Raynaud Phenomenon (cont.)
Raynaud's Phenomenon Causes
The classification of Raynaud's phenomenon is usually separated in two categories: idiopathic or primary Raynaud's, when no associated disease is identified; and secondary to other diseases (usually autoimmune).
- Factors that can bring on Raynaud's phenomenon (all vasoconstrictive influences), include the following:
- Cold or hot environments
- Mental stressors
- Certain occupations (vibration from tools, like jackhammers)
- Smoking (nicotine is a stimulant/vasoconstrictor)
- Chemical exposure (such as vinyl chloride)
- Diseases causing Raynaud's phenomenon
- Collagen vascular diseases: Seventy percent of patients with scleroderma (systemic sclerosis) develop Raynaud's phenomenon. Other disorders including systemic lupus erythematosus, Sjögren's syndrome, rheumatoid arthritis, mixed connective tissue disease, or dermatomyositis/polymyositis are also commonly associated with Raynaud's phenomenon.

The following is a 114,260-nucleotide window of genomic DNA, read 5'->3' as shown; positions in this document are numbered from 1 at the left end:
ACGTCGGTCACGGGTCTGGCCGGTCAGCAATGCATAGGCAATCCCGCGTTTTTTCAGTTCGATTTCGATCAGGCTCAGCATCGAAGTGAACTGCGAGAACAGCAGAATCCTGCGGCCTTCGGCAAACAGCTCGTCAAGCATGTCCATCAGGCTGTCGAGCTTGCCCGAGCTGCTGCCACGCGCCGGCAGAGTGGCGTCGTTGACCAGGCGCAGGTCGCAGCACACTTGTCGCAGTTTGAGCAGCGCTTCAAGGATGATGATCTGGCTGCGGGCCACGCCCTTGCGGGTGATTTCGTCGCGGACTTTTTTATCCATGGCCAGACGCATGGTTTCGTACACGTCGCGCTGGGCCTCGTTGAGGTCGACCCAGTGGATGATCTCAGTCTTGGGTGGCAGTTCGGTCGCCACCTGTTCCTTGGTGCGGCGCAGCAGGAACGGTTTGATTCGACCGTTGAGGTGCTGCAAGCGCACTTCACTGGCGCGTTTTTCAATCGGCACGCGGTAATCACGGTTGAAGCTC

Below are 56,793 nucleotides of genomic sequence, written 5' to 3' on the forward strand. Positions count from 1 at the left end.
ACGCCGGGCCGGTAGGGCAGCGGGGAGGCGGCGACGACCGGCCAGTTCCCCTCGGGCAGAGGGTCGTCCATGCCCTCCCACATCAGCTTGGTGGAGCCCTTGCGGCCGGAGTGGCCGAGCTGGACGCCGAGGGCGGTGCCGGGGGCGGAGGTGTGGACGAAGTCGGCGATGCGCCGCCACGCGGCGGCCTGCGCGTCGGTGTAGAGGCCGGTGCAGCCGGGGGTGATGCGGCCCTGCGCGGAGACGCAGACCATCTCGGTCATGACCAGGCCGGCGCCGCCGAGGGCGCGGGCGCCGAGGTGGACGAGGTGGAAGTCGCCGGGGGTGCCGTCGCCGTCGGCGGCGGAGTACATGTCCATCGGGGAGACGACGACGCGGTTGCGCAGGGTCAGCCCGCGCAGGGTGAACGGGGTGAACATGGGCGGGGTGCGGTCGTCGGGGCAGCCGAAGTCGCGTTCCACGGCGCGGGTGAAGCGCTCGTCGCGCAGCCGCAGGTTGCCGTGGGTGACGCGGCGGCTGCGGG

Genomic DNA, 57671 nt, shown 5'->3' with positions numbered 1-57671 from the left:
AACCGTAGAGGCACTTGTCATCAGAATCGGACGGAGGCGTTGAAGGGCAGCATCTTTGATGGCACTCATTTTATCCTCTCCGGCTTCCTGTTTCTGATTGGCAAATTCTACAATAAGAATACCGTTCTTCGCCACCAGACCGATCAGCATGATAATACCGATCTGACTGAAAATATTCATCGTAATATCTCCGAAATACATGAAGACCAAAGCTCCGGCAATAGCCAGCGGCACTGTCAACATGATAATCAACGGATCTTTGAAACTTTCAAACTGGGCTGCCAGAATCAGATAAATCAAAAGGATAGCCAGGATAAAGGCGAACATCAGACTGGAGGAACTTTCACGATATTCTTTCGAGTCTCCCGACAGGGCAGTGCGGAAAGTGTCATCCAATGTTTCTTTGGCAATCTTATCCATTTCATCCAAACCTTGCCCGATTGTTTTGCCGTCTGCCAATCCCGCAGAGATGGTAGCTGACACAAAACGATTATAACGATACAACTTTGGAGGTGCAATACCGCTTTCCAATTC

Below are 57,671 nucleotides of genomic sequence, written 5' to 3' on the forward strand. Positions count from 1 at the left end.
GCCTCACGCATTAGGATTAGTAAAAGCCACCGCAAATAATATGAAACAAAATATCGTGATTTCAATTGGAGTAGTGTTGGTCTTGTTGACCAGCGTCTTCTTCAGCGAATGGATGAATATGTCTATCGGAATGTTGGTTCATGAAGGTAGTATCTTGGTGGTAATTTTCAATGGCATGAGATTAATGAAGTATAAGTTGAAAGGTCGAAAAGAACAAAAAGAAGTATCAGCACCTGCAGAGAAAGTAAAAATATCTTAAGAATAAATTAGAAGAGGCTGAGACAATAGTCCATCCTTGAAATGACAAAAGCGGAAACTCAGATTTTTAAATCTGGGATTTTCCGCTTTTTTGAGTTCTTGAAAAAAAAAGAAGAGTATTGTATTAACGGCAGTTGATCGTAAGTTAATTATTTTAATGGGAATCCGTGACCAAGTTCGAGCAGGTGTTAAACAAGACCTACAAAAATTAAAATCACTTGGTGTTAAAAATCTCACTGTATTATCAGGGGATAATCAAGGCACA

- Arterial diseases, including atherosclerosis, thromboangiitis obliterans, or Buerger's disease, involving the small arteries and veins of the hands and feet also have an association with Raynaud's phenomenon.
- Neurologic disorders: Thoracic outlet syndrome, with compression of nerves as they course through the neck and shoulder area, carpal tunnel syndrome, and occasionally stroke, intervertebral disk disease, and spinal cord tumors may produce Raynaud's phenomenon
- Blood disorders that cause the blood to thicken or sludge (polycythemia)
- Miscellaneous disorders such as hypothyroidism
- Medications that may cause or worsen Raynaud's phenomenon
Medically Reviewed by a Doctor on 2/27/2015
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